Steel Barrio: The Great Mexican Migration to South Chicago, 1915-1940
“The richly documented history of Mexican South Chicago here yields a sophisticated, rounded, and compelling study of the evolution of an immigrant place. Attentive to structural factors shaping migration and assimilation, Innis-Jiménez also tells textured human stories of the work, play, and solidarity that created and recreated an enduring community, snatching life from discrimination and hardship.”
More Than Just Peloteros: Sport and U.S. Latino Communities
Although the Latino/a population of the United States has exploded since the 1960s, an analysis of its place in the history of American sport has, until recently, been sorely underrepresented. The thoughtful and coherent essays in More Than Just Peloteros demonstrate that participation in sport and recreation develops identity and involvement in the lives of Spanish-speaking people throughout what is now the United States. The articles feature accounts of eras and events as varied as the Latino experience itself, including horse racing in colonial San Antonio, boxing in New York City, baseball in the barrios of 1930s Chicago, basketball in a 1950s Arizona mining town, and, of course, high school football in South Texas.
Civic Labors: Scholar Activism and Working-Class Studies
Labor studies scholars and working-class historians have long worked at the crossroads of academia and activism. The essays in this collection examine the challenges and opportunities for engaged scholarship in the United States and abroad. A diverse roster of contributors discuss how participation in current labor and social struggles guides their campus and community organizing, public history initiatives, teaching, mentoring, and other activities. They also explore the role of research and scholarship in social change, while acknowledging that intellectual labor complements but never replaces collective action and movement building.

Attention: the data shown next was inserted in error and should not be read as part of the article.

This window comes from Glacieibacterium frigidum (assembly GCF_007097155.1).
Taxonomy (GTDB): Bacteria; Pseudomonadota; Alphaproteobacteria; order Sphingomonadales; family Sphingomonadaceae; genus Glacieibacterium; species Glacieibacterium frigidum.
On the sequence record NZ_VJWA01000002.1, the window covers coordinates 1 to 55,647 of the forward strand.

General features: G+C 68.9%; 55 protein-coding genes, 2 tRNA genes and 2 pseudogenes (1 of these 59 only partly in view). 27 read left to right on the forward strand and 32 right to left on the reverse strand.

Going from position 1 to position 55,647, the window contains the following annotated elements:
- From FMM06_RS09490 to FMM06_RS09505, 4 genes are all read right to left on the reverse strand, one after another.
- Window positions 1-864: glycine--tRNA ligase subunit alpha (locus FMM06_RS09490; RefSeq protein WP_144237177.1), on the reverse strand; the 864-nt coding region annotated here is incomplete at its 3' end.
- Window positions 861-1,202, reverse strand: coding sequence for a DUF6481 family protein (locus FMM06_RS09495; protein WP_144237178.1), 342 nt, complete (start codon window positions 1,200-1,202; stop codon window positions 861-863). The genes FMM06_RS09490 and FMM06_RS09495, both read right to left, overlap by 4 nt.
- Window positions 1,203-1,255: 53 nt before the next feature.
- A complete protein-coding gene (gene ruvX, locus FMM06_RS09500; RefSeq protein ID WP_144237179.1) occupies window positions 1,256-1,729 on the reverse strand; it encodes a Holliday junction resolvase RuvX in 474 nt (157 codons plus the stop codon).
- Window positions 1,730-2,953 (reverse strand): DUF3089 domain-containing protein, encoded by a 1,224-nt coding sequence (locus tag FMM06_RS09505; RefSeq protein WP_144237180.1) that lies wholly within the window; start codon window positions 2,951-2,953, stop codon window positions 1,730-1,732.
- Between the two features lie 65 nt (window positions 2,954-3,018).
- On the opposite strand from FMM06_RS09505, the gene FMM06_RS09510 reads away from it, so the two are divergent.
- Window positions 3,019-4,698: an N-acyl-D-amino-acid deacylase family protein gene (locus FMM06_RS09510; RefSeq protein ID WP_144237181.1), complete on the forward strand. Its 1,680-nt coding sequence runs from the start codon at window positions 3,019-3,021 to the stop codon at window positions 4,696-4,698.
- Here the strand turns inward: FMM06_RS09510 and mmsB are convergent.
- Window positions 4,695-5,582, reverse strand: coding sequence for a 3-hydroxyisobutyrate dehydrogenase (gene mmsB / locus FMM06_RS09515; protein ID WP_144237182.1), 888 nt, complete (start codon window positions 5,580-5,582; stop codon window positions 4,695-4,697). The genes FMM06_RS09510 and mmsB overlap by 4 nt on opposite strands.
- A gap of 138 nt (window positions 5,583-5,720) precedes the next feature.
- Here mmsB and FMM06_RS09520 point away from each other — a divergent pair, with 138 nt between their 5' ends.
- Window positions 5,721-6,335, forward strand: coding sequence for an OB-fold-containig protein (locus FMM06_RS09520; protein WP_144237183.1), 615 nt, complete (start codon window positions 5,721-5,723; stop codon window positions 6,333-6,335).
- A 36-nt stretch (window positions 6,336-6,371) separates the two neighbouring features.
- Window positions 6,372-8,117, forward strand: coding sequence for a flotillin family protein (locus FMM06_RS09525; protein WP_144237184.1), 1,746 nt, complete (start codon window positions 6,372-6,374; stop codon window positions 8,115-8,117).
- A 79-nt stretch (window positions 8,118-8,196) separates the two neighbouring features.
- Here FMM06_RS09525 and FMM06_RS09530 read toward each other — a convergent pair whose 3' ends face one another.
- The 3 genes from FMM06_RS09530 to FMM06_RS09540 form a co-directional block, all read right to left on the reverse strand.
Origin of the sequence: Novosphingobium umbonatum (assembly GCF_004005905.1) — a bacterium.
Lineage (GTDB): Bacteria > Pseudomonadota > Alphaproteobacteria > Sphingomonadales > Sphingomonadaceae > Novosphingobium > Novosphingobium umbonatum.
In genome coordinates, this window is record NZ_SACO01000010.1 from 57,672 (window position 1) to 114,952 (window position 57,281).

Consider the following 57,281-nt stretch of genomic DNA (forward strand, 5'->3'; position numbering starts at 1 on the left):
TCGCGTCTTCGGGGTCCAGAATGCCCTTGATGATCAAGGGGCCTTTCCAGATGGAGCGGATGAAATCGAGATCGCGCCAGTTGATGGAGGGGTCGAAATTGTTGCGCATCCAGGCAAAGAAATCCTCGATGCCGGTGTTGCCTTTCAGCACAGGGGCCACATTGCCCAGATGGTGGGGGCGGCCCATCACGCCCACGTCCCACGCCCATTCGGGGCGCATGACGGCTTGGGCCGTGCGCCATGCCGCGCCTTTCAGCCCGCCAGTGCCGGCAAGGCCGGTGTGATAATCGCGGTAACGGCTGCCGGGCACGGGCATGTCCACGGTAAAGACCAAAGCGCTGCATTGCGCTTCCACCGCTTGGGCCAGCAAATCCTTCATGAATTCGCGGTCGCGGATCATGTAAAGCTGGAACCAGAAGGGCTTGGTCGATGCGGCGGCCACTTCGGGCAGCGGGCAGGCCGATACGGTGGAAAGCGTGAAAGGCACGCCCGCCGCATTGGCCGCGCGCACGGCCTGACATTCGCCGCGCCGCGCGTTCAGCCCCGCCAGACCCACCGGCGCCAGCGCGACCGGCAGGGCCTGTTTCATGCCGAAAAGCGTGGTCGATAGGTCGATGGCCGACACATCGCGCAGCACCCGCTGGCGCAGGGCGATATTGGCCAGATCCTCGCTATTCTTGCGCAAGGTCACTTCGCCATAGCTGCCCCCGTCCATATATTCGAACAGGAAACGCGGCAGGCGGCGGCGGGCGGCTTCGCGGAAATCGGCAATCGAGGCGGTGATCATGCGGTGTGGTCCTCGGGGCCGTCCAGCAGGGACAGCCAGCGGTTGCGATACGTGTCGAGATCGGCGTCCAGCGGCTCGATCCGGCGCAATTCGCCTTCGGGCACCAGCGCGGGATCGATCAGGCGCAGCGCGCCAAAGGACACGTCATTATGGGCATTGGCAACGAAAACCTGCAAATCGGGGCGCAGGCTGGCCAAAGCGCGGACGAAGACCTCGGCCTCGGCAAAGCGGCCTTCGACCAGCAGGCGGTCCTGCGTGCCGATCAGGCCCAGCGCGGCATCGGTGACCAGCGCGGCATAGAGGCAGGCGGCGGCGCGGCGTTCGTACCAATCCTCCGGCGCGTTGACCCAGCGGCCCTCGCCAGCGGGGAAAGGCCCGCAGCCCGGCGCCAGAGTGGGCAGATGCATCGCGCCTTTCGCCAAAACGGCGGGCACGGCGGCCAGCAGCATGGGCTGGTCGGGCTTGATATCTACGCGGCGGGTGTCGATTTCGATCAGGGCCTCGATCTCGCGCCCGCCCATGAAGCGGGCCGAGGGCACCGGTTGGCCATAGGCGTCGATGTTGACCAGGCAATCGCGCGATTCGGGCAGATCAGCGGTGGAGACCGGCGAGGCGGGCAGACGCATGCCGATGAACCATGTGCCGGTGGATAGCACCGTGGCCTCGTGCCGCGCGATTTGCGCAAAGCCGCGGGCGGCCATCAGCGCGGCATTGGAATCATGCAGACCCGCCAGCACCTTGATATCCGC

The Latina/o Midwest Reader: The Latina/o Experience in a Changing Midwest
From 2000 to 2010, the Latino population increased by more than 73 percent across eight midwestern states. These interdisciplinary essays explore issues of history, education, literature, art, and politics defining today’s Latina/o Midwest. Some contributors delve into the Latina/o revitalization of rural areas, where communities have launched bold experiments in dual-language immersion education while seeing integrated neighborhoods, churches, and sports teams become the norm. Others reveal metro areas as laboratories for emerging Latino subjectivities, places where for some, the term Latina/o itself corresponds to a new type of lived identity as different Latina/o groups interact in shared neighborhoods, schools, and workplaces.
“Mexican Chicago’s Colonia Hull House: Food, Tourism, and Belonging in the 1930s.”
“Beyond the Baseball Diamond and Basketball Court: Organized Leisure in Interwar Mexican Chicago.”
“Organizing for Fun: Recreation and Community Formation in Mexican South Chicago, 1919-1936.”
“Beyond Bread and Butter: Graduate Student Organizing in a Right-to-Work State.”
Michael Innis-Jiménez is associate professor and director of graduate studies in the Department of American Studies at the University of Alabama.
Latinos/Latinas in the U.S.;
U.S. social, cultural, urban,
and labor history, food studies,
the American West; race and
ethnicity in the Americas